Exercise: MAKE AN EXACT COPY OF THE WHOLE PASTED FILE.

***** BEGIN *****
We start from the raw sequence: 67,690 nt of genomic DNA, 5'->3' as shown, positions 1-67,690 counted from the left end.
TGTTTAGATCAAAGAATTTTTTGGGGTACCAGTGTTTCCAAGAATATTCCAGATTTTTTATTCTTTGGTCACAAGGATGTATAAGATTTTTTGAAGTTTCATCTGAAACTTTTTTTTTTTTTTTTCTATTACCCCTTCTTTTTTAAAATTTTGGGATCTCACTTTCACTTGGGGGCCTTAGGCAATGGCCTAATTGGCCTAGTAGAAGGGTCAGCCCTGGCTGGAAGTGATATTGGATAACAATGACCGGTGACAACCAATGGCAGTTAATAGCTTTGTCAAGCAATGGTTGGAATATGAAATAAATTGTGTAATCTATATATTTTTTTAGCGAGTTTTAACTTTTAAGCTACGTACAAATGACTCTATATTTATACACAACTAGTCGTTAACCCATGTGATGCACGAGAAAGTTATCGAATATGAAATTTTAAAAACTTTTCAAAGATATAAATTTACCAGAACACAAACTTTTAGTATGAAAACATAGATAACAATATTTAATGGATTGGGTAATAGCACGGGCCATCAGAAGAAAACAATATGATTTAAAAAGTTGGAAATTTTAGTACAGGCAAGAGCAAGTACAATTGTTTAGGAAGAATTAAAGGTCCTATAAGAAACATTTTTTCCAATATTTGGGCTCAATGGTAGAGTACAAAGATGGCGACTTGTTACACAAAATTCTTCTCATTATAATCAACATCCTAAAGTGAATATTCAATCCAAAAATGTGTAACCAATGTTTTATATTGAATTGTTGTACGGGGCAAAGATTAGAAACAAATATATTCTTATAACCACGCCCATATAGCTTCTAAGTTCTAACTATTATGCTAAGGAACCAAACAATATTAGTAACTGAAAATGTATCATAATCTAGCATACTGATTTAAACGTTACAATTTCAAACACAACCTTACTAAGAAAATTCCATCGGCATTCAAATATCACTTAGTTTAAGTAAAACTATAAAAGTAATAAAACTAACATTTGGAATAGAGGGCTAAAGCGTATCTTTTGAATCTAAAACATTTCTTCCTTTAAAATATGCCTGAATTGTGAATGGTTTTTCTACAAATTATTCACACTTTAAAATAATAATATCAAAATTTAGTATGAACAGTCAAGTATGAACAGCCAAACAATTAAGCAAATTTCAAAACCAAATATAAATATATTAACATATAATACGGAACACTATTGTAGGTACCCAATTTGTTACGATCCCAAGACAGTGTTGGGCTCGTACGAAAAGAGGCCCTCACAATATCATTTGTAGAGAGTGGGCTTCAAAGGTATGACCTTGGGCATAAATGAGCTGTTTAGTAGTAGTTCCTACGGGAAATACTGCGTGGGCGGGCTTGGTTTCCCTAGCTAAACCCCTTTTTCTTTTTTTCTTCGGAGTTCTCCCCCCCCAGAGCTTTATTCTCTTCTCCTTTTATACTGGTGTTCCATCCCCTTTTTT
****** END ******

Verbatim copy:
We start from the raw sequence: 67,690 nt of genomic DNA, 5'->3' as shown, positions 1-67,690 counted from the left end.
TGTTTAGATCAAAGAATTTTTTGGGGTACCAGTGTTTCCAAGAATATTCCAGATTTTTTATTCTTTGGTCACAAGGATGTATAAGATTTTTTGAAGTTTCATCTGAAACTTTTTTTTTTTTTTTTCTATTACCCCTTCTTTTTTAAAATTTTGGGATCTCACTTTCACTTGGGGGCCTTAGGCAATGGCCTAATTGGCCTAGTAGAAGGGTCAGCCCTGGCTGGAAGTGATATTGGATAACAATGACCGGTGACAACCAATGGCAGTTAATAGCTTTGTCAAGCAATGGTTGGAATATGAAATAAATTGTGTAATCTATATATTTTTTTAGCGAGTTTTAACTTTTAAGCTACGTACAAATGACTCTATATTTATACACAACTAGTCGTTAACCCATGTGATGCACGAGAAAGTTATCGAATATGAAATTTTAAAAACTTTTCAAAGATATAAATTTACCAGAACACAAACTTTTAGTATGAAAACATAGATAACAATATTTAATGGATTGGGTAATAGCACGGGCCATCAGAAGAAAACAATATGATTTAAAAAGTTGGAAATTTTAGTACAGGCAAGAGCAAGTACAATTGTTTAGGAAGAATTAAAGGTCCTATAAGAAACATTTTTTCCAATATTTGGGCTCAATGGTAGAGTACAAAGATGGCGACTTGTTACACAAAATTCTTCTCATTATAATCAACATCCTAAAGTGAATATTCAATCCAAAAATGTGTAACCAATGTTTTATATTGAATTGTTGTACGGGGCAAAGATTAGAAACAAATATATTCTTATAACCACGCCCATATAGCTTCTAAGTTCTAACTATTATGCTAAGGAACCAAACAATATTAGTAACTGAAAATGTATCATAATCTAGCATACTGATTTAAACGTTACAATTTCAAACACAACCTTACTAAGAAAATTCCATCGGCATTCAAATATCACTTAGTTTAAGTAAAACTATAAAAGTAATAAAACTAACATTTGGAATAGAGGGCTAAAGCGTATCTTTTGAATCTAAAACATTTCTTCCTTTAAAATATGCCTGAATTGTGAATGGTTTTTCTACAAATTATTCACACTTTAAAATAATAATATCAAAATTTAGTATGAACAGTCAAGTATGAACAGCCAAACAATTAAGCAAATTTCAAAACCAAATATAAATATATTAACATATAATACGGAACACTATTGTAGGTACCCAATTTGTTACGATCCCAAGACAGTGTTGGGCTCGTACGAAAAGAGGCCCTCACAATATCATTTGTAGAGAGTGGGCTTCAAAGGTATGACCTTGGGCATAAATGAGCTGTTTAGTAGTAGTTCCTACGGGAAATACTGCGTGGGCGGGCTTGGTTTCCCTAGCTAAACCCCTTTTTCTTTTTTTCTTCGGAGTTCTCCCCCCCCAGAGCTTTATTCTCTTCTCCTTTTATACTGGTGTTCCATCCCCTTTTTT